“The plant assembly employees sometimes only make $50 USD a week, leaving a huge window for bribery. It’s not unheard of for impoverished foreign nationals to take payoffs, especially since what the cartels can pay may equal a year’s worth of wages or if they threaten the employee or their family.”
“Only 4% of commercial shipments are actually inspected by CBP, leaving a huge opportunity for smuggling drugs, weapons, and people into the United States. However, CBP has caught drug smugglers who put hiding spots for drugs in the casts of molded parts. It isn’t hard to know which shipment the cars with the drug stash are on. Spotters can identify rail car numbers and shipping manifests are public knowledge. And a couple of pounds of drugs in each car wouldn’t raise an eyebrow like extra weight would in ocean freight.”
“Ford utilizes a supply chain security program known as Customs-Trade Partnership Against Terrorism, or C-TPAT for short. Shippers can voluntarily enroll in the program, provided they police their own shipments. Factory employees would be the only ones who knew the security rounds, inspection times, and loading schedules.”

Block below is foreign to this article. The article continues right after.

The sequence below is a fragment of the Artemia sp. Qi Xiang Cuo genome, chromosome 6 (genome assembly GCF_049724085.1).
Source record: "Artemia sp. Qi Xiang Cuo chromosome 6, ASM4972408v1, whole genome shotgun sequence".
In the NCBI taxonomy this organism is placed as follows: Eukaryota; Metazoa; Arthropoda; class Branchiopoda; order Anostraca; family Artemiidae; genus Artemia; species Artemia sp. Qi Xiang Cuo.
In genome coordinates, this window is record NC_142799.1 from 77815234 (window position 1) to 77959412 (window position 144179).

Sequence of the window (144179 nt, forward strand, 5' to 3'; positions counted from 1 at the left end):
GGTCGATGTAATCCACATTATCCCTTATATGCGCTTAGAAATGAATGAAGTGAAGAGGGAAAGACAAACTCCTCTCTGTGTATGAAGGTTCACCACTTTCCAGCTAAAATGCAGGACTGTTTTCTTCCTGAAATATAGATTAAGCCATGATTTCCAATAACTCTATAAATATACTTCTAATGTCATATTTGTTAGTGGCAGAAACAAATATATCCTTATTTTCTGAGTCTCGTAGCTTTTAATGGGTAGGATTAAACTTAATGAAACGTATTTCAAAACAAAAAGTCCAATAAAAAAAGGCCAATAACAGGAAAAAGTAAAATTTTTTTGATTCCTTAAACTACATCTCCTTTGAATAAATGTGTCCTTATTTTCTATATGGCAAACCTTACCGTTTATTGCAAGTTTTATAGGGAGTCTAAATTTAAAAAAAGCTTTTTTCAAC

“CBP (Customs and Border Protection) relies heavily on pre-importation electronic screening, which reviews the shipment information in a government database and then identifies whether it is to be X-ray or physically inspected by CBP. Importers with the same kind of commodity coming from recognized shippers would probably be less likely to be physically inspected, especially a land-based importation.”
The Ford Fusion is made at the Ford plant in Hermosillo, Sonora, Mexico, which is located in an area that is controlled by the Sinaloa drug cartel—a cartel which the DEA says “maintains the most significant presence in the United States.”
The Sinaloa cartel is responsible for supplying billions of dollars’ worth of drugs internationally—and was once led by Joaquín “El Chapo” Guzmán, one of the most infamous drug lords in the world. In July 2015, El Chapo escaped from a maximum security prison in Mexico. He was finally captured again in Jan. 2016, putting an end to one of the biggest manhunts in modern Mexican history.
In 2003, Ford announced via a press release that, despite the well-known drug activity in the Hermosillo area, it would still begin building mid-sized cars at the Hermosillo plant in 2005. The company claimed that it was to save costs:
During the next decade, Ford expects to save up to $2 billion in North America because its flexible system will cost 10 percent to 15 percent less than traditional systems, with an added 50 percent savings in changeover costs.